Sunday, 8 November 2009

Curry

Our friends arrive for a night at Chez RRD, takeaway curry. The phone doesn't ring! We decide what to order (that takes a while) - the phone remains silent. Mr A drives off to get the curry (the restaurant's car has broken down, so sorry, no delivery tonight). No calls. We start the repast, a fine spread!! Still we are not disturbed. Then, just as I breathe a sigh pf relief, as the last of the CTM is mopped up with the final piece of peshwari naan, my phone goes off. A job about 20 minutes away. A car has hit a tree, and the driver is unconscious.

I learn something this evening: it's not easy to bend down to tie the shoelaces of your brand new, free(!) Magnum boots with a gut full of curry! It's even harder sliding down a ditch to help get a now fully conscious, if rather inebriated, driver out of a Peugeot. And, don't get me started on the journey to the hospital...

Tomorrow - Chinese!!!

17 comments:

  1. LMAO does the ambulance now smell of regurgitated curry

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  2. fortunately not!! But it was a close thing...

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  3. God, don't post the story when you guys decide to have mexican...

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  4. Have you tried Sea Bands? They're the only thing that stops my eldest puking all over cars and buses, and seem to help no matter what way she faces. They're easy to keep in a pocket and slip on when needed, as well.

    Just a thought ....

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  5. Hi, I have been following for a bit and love your writing.

    And I am never sure which is worse, being full on a call like that, or being so hungry on a call I can feel my stomach trying to eat me as we bump along.

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  6. Having been a Basics doctor since the mid/late 70's and been to thousands of calls, I feel your comments are an affront to our service. They inane and very childish and not what I would expect a doctor, and I presume you are one, to be airing. Grow up sonny boy and act like a responsible adult

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  7. Alan I am stunned.
    There are 63,770 views to RRD's blog. Most of the comments have been appreciative of the effort that he and other BASICS doctors put in, mostly unknown to the general public. Let's face it, Alan, how many people know of the work, or even the existence of BASICS, the charity or the doctors who volunteer for the charity? Certainly, in our area, BASICS was almost unheard of, before RRD began campaigning. RRD works tirelessly to promote the charity and ALL its doctors and the selfless work you all do. He has been on radio several times, explaining what they do, has raised thousands of pounds for the charity, and is constantly trying to bring the service into the public domain. This is the only way to have more funding for the equipment, and indeed more doctors to save lives. If you do not recognise that this blog is an inciteful and amusing way of doing all those things I am surprised. Shame on you for not seeing past the humour and only seeing fit to criticise.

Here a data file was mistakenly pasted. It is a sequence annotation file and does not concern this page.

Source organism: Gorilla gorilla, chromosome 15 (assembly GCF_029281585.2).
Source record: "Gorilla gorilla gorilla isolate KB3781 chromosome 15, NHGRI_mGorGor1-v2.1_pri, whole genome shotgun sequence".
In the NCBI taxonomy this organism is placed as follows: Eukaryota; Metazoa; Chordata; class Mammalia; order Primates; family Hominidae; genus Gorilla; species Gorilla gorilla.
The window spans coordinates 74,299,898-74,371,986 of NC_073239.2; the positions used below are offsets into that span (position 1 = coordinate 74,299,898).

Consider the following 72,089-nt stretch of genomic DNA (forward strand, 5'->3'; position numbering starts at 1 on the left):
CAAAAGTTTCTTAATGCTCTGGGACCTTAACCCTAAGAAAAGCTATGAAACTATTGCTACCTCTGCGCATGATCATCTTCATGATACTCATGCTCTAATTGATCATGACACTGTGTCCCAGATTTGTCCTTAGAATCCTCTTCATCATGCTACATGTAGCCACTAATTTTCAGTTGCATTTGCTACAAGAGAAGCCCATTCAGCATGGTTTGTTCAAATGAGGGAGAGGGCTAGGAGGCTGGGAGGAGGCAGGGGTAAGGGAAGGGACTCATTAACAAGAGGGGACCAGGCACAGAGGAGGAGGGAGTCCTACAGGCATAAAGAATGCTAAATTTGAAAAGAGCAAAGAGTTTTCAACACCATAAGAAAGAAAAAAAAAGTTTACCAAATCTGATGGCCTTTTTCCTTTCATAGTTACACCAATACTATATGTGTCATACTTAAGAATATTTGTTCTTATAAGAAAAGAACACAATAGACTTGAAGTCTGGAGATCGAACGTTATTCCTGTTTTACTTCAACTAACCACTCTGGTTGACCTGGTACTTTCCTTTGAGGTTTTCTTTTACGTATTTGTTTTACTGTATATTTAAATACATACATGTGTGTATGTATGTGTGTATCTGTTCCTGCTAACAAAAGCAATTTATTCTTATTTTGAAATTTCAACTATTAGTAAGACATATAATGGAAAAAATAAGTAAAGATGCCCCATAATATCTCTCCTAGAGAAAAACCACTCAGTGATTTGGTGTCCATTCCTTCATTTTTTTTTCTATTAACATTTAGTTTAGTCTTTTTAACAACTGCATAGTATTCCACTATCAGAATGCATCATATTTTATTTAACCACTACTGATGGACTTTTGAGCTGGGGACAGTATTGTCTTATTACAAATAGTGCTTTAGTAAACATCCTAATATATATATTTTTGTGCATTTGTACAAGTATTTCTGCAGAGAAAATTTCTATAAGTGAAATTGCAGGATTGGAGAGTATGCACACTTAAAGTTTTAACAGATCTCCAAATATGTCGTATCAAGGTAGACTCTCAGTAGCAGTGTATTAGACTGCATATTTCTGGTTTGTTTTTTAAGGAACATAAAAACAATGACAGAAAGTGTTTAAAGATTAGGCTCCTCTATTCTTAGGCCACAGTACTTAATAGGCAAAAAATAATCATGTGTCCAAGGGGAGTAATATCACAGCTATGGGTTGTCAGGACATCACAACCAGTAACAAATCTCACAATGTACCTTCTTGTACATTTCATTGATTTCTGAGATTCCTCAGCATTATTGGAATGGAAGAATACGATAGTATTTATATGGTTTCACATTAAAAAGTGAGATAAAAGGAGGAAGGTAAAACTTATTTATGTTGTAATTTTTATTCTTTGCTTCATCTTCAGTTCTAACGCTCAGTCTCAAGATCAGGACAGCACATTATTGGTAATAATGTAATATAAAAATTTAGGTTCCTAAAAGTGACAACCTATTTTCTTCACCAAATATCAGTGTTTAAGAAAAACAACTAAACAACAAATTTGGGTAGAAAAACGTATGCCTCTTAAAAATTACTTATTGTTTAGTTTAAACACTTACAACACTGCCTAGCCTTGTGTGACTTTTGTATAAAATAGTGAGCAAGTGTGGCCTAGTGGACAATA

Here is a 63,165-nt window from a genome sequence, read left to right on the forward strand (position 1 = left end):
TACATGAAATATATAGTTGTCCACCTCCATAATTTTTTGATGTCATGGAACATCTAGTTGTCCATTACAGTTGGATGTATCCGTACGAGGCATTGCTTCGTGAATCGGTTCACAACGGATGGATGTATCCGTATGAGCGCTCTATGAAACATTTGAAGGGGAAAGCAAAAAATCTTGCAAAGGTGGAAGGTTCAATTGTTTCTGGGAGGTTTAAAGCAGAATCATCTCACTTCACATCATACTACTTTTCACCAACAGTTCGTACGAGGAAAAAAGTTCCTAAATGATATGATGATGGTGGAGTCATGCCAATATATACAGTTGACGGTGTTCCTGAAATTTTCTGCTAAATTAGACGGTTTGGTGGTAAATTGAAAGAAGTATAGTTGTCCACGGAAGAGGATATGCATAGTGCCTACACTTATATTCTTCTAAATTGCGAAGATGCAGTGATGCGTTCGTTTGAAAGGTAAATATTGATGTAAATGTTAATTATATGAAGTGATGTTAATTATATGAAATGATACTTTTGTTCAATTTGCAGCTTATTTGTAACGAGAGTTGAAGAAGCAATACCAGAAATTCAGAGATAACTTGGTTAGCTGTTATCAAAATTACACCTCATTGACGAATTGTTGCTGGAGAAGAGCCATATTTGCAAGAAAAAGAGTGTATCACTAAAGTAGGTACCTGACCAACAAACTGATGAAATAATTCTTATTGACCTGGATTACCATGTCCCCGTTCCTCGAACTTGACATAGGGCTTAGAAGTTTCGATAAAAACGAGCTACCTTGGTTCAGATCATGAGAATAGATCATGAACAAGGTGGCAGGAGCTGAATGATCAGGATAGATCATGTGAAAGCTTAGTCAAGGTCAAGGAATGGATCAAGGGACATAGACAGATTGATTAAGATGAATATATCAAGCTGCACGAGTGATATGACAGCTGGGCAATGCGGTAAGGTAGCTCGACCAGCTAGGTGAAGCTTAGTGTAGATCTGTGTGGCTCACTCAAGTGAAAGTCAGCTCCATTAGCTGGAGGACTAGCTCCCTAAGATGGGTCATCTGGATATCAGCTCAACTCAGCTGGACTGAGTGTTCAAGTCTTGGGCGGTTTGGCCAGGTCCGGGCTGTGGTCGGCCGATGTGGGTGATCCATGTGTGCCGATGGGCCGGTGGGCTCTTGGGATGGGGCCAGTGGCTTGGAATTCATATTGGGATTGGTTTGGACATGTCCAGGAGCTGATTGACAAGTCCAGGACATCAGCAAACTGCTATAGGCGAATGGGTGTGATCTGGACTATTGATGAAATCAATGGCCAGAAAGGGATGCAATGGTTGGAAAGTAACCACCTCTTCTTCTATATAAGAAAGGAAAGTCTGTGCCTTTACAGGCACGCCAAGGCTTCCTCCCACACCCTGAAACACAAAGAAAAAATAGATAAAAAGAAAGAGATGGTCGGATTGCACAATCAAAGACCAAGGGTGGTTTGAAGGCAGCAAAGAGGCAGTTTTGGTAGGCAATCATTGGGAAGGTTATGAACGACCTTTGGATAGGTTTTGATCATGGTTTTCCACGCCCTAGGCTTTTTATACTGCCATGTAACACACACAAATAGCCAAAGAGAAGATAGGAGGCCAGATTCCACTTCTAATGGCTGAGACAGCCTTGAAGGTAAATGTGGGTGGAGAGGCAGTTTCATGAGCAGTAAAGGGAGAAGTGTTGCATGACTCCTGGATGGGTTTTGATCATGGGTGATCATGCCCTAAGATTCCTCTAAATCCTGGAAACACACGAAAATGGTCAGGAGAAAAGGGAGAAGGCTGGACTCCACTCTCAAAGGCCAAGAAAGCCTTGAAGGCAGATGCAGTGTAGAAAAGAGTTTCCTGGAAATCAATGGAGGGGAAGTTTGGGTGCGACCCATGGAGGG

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  8. Hi Alan, and welcome to my blog.

    Everyone is able to have their own views - that is part of the wonder of the blogging world. Yes, I am childish and inane. Tell me, Alan, how do YOU cope with the death of a 14 year old girl? Or the death of a 5 year old? I only have two ways - go crazy, or ease the pain with a healthy dose of humour. If that offends, then I am sorry. There are plenty of other blogs that you are free to visit. However, if you can look at what I do and see yourself, some 30 years ago, struggling to cope with the injustices of life and death, then please visit again.

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  9. As an avid reader of the Blog, I feel that I must defend RRD against the undeserved and frankly childish comment by "alan"
    No one forces him to read and there are hundreds of people who do find the blog interesting and amusing - relating the darker side of the job with a pinch of good ol' NHS humour!

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  10. Whilst I accept that everyone is entitled to their own opinion I have to question "Alan's" attitude.

    He has moved with the times with regards to technology. The internet has become a popular way to educate and inform and "Alan" has demonstrated this by replying to this blog.

    What suprises me is that his attitude ( read stuffy doctor) seems to be sadly back in the 70's!!!

    If he is so against what it is that RRD does - then I would be grateful is he could give us an insight into what it is he does to promote BASICS, educate the public and indeed cope with the often sad and traumatic incidents we have to deal with...

    My blood is officially boiling!

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  11. Alan

    Your commitment obviously knows no bounds, but when you refer to yourself as a BASICS doc circa 1970s (mid to late) where the hell where you when we needed you?